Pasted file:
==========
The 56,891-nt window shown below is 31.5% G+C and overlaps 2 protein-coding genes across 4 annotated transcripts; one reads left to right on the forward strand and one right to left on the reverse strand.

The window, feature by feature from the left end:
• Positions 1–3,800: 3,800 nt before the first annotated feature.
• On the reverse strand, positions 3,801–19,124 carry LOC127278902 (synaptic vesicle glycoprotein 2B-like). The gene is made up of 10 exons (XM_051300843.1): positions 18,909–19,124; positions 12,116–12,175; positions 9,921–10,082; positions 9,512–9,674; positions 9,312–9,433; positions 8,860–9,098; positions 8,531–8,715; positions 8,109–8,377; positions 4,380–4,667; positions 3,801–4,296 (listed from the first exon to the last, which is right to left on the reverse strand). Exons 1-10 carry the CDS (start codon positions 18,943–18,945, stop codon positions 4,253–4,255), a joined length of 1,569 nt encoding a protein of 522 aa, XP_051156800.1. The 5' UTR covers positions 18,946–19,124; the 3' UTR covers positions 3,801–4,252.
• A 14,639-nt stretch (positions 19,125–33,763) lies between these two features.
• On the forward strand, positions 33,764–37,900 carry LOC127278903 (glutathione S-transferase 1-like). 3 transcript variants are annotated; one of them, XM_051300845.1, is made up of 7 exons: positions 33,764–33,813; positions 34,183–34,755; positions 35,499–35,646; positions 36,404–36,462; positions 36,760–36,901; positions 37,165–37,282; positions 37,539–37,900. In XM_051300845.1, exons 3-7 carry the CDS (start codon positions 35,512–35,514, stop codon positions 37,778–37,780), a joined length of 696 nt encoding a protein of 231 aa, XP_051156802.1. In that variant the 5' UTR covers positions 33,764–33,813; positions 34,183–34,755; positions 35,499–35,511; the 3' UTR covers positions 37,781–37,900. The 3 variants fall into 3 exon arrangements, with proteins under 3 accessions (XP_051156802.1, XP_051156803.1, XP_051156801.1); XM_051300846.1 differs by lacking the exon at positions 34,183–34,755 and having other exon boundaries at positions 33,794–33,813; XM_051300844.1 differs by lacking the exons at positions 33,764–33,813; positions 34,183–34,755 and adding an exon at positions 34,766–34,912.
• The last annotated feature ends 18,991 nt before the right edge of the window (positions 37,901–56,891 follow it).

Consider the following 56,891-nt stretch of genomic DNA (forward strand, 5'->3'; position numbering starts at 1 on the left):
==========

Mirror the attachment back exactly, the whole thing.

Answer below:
The 56,891-nt window shown below is 31.5% G+C and overlaps 2 protein-coding genes across 4 annotated transcripts; one reads left to right on the forward strand and one right to left on the reverse strand.

The window, feature by feature from the left end:
• Positions 1–3,800: 3,800 nt before the first annotated feature.
• On the reverse strand, positions 3,801–19,124 carry LOC127278902 (synaptic vesicle glycoprotein 2B-like). The gene is made up of 10 exons (XM_051300843.1): positions 18,909–19,124; positions 12,116–12,175; positions 9,921–10,082; positions 9,512–9,674; positions 9,312–9,433; positions 8,860–9,098; positions 8,531–8,715; positions 8,109–8,377; positions 4,380–4,667; positions 3,801–4,296 (listed from the first exon to the last, which is right to left on the reverse strand). Exons 1-10 carry the CDS (start codon positions 18,943–18,945, stop codon positions 4,253–4,255), a joined length of 1,569 nt encoding a protein of 522 aa, XP_051156800.1. The 5' UTR covers positions 18,946–19,124; the 3' UTR covers positions 3,801–4,252.
• A 14,639-nt stretch (positions 19,125–33,763) lies between these two features.
• On the forward strand, positions 33,764–37,900 carry LOC127278903 (glutathione S-transferase 1-like). 3 transcript variants are annotated; one of them, XM_051300845.1, is made up of 7 exons: positions 33,764–33,813; positions 34,183–34,755; positions 35,499–35,646; positions 36,404–36,462; positions 36,760–36,901; positions 37,165–37,282; positions 37,539–37,900. In XM_051300845.1, exons 3-7 carry the CDS (start codon positions 35,512–35,514, stop codon positions 37,778–37,780), a joined length of 696 nt encoding a protein of 231 aa, XP_051156802.1. In that variant the 5' UTR covers positions 33,764–33,813; positions 34,183–34,755; positions 35,499–35,511; the 3' UTR covers positions 37,781–37,900. The 3 variants fall into 3 exon arrangements, with proteins under 3 accessions (XP_051156802.1, XP_051156803.1, XP_051156801.1); XM_051300846.1 differs by lacking the exon at positions 34,183–34,755 and having other exon boundaries at positions 33,794–33,813; XM_051300844.1 differs by lacking the exons at positions 33,764–33,813; positions 34,183–34,755 and adding an exon at positions 34,766–34,912.
• The last annotated feature ends 18,991 nt before the right edge of the window (positions 37,901–56,891 follow it).

Consider the following 56,891-nt stretch of genomic DNA (forward strand, 5'->3'; position numbering starts at 1 on the left):